I recently read a brief reflection on the life of Dag Hammarskjöld, one of the twentieth century’s truly outstanding international statesmen. As Secretary General of the United Nations following the Second World War, Hammarskjöld commanded the world stage at a time when the healing of nations was the critical task.
Yet for all the power of his office, Hammarskjöld was a startlingly humble man. His private reflections on his public life, published under the title “Markings” after his tragic death at age 56, reveal a man of faith who understood that he was first of all a servant of God at work as a preeminent public servant.
Robert Ellsberg, in his book titled “All Saints: Daily Reflections on Saints, Prophets, and Witnesses for Our Time,” observes that the only note Hammarskjöld made of his election to the position of Secretary General was one humble phrase: “Not I, but God in me.” Hammarskjöld lived a quite celibate life fully available to God’s purposes in restoring the torn fabric of humanity. “He was an example,” Ellsberg notes, “of that rare person for whom public service is not simply a career or a means to power, but a religious vocation, a way of being faithful to God.”
You and I will never be a Dag Hammarskjöld. The fate or future of nations will never be in our hands. We are lucky (or more accurately, anointed) to reveal and cultivate God’s goodness in those little pockets of life entrusted to our care. Yet your life and mine, lived on the stage perfectly suited to our gifting in God’s holy plan, indeed are “a religious vocation, a way of being faithful to God.”
This phrase, “a way of being faithful to God,” reveals the essential starting point of our response to God’s calling. It is an ongoing starting point, continually offered fresh across our lifetime in response to God’s continual invitation.
And what is this invitation? It is the ongoing invitation to enter ever more deeply into God by entering ever more deeply into the life which is uniquely yours. Every stage of life, every circumstance, every success and every failure, every gain and every letting go—in short, the whole of your life in all of its many dimensions—affords you multiple entry points into God’s calling.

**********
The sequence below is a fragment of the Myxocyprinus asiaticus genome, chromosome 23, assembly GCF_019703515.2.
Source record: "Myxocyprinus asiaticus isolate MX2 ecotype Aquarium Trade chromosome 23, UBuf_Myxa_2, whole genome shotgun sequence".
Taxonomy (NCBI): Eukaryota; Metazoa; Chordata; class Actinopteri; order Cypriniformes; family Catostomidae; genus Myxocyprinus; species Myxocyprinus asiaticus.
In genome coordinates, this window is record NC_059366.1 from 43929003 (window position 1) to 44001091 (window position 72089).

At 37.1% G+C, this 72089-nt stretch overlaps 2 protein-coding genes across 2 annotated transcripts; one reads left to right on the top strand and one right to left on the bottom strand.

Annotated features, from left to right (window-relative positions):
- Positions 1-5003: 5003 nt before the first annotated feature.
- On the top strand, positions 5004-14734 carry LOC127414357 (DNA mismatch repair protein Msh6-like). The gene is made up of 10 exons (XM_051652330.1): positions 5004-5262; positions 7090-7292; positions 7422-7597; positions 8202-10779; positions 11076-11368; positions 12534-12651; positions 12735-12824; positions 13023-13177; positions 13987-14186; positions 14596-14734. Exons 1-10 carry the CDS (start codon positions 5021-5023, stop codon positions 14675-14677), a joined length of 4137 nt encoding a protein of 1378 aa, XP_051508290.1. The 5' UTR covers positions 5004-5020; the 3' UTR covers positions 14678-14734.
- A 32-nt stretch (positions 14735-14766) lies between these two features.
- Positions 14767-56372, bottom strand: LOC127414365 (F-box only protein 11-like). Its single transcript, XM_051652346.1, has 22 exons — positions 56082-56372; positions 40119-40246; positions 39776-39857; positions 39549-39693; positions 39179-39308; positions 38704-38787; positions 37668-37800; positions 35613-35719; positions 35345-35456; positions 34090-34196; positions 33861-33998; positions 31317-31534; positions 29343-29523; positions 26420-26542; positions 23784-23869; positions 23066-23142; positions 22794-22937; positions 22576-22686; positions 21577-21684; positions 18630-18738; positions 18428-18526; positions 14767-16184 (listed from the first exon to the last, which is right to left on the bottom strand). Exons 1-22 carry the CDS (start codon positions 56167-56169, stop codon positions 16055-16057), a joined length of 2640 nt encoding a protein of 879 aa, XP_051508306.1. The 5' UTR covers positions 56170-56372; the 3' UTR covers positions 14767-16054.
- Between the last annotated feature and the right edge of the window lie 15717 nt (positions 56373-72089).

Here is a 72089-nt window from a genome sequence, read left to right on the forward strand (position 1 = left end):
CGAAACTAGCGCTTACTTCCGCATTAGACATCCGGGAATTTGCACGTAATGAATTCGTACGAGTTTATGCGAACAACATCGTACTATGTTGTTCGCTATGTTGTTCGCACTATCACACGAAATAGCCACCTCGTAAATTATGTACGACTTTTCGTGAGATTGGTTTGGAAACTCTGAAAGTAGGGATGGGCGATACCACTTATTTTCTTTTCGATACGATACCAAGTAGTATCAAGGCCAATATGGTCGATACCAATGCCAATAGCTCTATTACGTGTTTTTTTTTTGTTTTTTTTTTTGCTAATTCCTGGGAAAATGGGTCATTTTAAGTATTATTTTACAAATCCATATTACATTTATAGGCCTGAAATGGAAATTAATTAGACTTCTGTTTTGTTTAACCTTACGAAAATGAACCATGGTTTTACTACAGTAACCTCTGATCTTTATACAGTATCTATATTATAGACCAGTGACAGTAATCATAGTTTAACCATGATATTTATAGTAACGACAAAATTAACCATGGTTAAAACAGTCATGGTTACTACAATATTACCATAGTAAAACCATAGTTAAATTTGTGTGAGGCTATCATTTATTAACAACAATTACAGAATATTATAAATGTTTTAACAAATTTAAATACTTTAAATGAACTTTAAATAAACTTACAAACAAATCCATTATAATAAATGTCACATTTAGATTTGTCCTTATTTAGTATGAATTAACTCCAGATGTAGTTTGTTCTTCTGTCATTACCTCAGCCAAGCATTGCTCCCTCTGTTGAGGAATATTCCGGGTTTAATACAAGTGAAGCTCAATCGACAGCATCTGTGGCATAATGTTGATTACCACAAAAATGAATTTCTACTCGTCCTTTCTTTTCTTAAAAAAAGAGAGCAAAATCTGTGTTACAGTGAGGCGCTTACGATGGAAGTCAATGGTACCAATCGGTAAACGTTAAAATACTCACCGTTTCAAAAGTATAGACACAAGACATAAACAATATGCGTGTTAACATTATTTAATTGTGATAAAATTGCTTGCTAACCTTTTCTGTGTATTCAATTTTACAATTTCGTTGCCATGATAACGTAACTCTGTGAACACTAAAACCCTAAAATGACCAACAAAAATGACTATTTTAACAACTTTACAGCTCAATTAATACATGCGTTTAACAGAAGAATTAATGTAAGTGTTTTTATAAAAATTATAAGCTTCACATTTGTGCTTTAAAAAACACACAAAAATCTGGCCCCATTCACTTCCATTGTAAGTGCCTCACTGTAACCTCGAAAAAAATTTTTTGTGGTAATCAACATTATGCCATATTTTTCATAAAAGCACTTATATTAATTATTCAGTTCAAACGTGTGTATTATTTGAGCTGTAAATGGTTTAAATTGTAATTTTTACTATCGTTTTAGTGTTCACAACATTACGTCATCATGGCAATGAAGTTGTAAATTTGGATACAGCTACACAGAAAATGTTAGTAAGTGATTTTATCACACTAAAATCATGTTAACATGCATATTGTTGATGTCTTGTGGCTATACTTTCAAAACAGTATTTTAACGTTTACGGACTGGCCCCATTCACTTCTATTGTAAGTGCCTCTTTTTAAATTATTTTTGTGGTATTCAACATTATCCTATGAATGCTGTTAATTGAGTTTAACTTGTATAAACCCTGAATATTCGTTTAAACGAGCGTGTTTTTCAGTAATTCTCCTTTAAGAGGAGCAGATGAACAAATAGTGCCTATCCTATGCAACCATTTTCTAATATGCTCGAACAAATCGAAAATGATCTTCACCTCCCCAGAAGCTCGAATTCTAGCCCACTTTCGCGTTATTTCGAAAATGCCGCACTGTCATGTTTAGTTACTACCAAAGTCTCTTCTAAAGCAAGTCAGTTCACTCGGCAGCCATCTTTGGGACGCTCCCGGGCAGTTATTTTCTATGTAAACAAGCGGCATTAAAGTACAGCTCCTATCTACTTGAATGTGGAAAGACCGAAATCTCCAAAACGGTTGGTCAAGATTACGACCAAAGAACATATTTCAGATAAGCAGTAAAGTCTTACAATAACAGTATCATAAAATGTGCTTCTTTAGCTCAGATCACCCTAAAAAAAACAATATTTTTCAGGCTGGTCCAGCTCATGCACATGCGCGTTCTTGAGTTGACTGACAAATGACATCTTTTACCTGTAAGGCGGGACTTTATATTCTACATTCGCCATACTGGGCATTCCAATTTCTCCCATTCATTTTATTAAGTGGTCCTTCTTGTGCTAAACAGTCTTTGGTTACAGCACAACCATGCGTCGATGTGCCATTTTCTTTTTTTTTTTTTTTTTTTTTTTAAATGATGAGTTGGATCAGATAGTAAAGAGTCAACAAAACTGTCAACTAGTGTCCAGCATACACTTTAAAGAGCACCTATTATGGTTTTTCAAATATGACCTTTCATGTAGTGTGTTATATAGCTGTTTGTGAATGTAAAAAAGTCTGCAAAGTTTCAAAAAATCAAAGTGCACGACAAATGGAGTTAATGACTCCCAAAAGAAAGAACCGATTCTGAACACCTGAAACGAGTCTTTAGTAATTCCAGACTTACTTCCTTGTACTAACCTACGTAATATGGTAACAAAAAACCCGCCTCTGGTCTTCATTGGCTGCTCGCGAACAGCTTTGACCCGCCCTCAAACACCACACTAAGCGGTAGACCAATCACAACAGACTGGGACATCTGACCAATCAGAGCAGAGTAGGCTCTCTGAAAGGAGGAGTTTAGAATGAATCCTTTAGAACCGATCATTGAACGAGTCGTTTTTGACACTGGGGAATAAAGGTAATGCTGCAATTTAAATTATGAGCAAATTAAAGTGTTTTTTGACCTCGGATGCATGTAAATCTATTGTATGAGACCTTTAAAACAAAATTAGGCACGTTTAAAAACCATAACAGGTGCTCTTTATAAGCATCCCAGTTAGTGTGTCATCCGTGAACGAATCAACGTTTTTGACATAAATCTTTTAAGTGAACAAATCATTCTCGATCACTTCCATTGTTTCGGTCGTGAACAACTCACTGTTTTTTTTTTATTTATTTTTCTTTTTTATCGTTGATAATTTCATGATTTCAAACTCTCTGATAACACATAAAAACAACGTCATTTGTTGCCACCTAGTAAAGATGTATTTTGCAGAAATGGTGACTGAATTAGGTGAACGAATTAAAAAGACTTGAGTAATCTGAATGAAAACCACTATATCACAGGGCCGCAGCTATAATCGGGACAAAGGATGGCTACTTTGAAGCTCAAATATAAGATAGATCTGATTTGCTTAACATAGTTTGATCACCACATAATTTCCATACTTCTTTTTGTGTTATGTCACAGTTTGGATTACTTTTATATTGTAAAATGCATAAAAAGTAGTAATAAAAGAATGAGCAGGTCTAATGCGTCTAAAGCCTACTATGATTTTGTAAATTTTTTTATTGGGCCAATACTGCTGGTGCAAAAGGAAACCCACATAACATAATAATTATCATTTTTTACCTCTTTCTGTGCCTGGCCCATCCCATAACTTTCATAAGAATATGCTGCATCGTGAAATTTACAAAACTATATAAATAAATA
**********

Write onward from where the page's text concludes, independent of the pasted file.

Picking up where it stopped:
In my work with men and women regarding spiritual growth and vocational discernment I encounter lives humbly lived far from the circles of power. Yet remarkably I find in them a consistent commitment to endure, to be faithful to God, even when the clear vocational path becomes obscured.
I think of one woman, vitally alive and happily married for forty years, whose spouse has been diagnosed with dementia. Even in her deep grieving for her husband and her marriage she remains faithful to God as her life is being unexpectedly reshaped. I think of an “empty nester” whose children no longer need her the way they needed her before. Rather than dream of the day when she can repeat the motherhood cycle with grandchildren, she is acknowledging that God’s invitation is far more immediate: entry into her own personhood.
I think, too, of a man, whose decades-rich industry expertise is no longer needed, and who finds himself—and his knowledge—replaced by a younger generation fresh out of school. “The glory of God is the man, the woman, fully alive,” he confided recently, “and I don’t know how to be that right now. The platform that has supported my life has been taken away, and I wonder what God is up to.”
That’s the humbling vocational piece: Wondering what God is up to, now that everything looks different, now that the familiar platform has been taken away. To quote Dag Hammarskjöld, “The best and most wonderful thing that can happen to you in this life is that you should be silent and let God work and speak.”
Copyright 2012 Mary Sharon Moore, M.T.S.
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